Learning new things can be intimidating for many, and students must be adaptable and adopt a resilient and open mindset towards learning.
“We push them hard to find out what they truly care about and want to work towards. We are ready to work tirelessly to help them achieve their aspirations. They must give in their all too,” says Victor, acknowledging that community is indeed a two-way street.
Many think that training for a job transition is mostly technical, but there’s definitely an emotional hurdle involved.
This is where Hatch Alumni Network comes in. “Once an individual joins Hatch, they will gain permanent access to a supportive community of Hatch students and graduates,” Victor says.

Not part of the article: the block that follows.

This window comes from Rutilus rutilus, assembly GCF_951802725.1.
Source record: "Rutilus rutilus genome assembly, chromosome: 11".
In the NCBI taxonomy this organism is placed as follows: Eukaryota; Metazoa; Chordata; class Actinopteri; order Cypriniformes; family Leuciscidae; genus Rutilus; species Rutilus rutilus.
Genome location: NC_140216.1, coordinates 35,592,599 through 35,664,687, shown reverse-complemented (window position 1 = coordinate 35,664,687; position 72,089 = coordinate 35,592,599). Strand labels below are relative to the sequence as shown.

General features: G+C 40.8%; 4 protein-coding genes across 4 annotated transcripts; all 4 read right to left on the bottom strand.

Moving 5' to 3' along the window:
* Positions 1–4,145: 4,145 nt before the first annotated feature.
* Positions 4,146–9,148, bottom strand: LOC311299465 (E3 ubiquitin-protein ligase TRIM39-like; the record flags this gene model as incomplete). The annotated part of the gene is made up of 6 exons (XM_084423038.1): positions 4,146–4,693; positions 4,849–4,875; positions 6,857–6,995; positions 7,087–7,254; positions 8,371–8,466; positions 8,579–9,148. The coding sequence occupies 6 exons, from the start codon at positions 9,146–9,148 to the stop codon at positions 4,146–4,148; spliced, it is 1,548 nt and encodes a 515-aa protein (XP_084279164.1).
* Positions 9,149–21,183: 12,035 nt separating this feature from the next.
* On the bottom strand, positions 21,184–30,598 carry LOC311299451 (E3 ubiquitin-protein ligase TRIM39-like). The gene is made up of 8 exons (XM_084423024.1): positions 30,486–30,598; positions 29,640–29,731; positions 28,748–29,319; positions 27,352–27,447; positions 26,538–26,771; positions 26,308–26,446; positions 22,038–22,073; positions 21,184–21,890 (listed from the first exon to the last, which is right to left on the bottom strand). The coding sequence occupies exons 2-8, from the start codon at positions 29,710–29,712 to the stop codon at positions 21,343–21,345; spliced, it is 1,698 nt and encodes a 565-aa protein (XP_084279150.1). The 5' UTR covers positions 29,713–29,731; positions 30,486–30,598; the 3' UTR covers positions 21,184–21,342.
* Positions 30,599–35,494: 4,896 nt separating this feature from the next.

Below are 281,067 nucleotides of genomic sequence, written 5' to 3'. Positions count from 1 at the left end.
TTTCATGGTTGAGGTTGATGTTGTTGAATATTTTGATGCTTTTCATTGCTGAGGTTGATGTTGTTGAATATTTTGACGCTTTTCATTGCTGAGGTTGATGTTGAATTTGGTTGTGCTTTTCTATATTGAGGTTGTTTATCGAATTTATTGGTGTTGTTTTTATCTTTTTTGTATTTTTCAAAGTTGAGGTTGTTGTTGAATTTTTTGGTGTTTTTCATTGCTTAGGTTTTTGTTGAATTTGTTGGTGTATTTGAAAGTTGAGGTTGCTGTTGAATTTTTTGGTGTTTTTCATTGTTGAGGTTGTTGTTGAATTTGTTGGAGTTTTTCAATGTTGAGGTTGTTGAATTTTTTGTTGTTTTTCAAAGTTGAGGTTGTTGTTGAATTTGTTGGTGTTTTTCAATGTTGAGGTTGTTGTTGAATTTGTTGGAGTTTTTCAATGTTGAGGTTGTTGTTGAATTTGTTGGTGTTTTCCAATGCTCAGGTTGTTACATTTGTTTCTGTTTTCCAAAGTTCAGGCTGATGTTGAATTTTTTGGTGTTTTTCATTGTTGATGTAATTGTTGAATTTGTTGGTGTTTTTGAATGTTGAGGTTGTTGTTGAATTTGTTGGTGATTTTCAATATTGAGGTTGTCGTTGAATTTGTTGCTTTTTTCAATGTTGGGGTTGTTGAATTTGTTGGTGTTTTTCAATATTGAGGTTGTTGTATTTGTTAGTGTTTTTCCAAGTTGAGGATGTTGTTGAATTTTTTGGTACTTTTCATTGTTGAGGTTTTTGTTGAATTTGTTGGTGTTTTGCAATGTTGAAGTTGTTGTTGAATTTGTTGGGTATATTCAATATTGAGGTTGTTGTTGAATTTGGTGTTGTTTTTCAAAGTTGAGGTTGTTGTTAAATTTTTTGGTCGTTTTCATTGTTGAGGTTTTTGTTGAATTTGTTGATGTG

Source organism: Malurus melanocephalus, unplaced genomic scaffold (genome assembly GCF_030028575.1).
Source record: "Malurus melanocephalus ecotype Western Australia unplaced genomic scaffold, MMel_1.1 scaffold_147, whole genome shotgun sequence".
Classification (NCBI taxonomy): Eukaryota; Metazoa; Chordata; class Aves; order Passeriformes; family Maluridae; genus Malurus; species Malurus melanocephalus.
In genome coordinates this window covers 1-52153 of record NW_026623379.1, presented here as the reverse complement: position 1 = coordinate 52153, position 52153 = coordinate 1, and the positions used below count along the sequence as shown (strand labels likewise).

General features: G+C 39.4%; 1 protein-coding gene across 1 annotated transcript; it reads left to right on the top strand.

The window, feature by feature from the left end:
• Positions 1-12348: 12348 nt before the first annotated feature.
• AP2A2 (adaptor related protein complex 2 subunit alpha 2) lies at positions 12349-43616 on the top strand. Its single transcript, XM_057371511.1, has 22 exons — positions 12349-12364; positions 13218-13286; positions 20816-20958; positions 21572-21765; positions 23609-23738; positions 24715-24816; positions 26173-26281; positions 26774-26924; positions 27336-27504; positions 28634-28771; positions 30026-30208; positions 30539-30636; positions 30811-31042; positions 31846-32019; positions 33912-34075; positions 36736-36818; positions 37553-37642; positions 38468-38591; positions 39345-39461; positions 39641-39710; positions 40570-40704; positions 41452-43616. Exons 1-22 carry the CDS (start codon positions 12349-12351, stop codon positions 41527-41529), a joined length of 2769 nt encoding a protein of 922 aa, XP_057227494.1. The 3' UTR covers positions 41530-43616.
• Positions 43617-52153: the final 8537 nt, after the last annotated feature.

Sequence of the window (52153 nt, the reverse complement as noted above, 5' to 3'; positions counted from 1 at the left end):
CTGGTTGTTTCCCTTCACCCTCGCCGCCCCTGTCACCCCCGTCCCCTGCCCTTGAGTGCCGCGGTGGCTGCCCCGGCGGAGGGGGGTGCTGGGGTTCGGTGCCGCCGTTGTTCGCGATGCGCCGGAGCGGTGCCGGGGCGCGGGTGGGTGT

Having graduated from the programmes themselves, they are able to provide a strong support system for existing students and aid in preparing them for the working world.
As such, both current students and alumni play a crucial part in upholding Hatch’s values and culture.
Human touch—the essence of Hatch’s work
When the Covid-19 pandemic hit, Hatch had to switch from physical to virtual lessons with smaller discussion groups.
Even though learning online can be a challenge, Hatch encourages collaboration and active participation by giving students more project-based assignments and maintaining personal connections.
Furthermore, “[Hatch makes] it a point to keep the sessions very casual and cosy, encouraging [students] to switch on their cameras and talk to us,” says Victor. Even with the constraints put in place by Covid-19, the human touch remains a crucial focus for the Hatch community and they do their best to circumvent limitations in order to best cater to the students.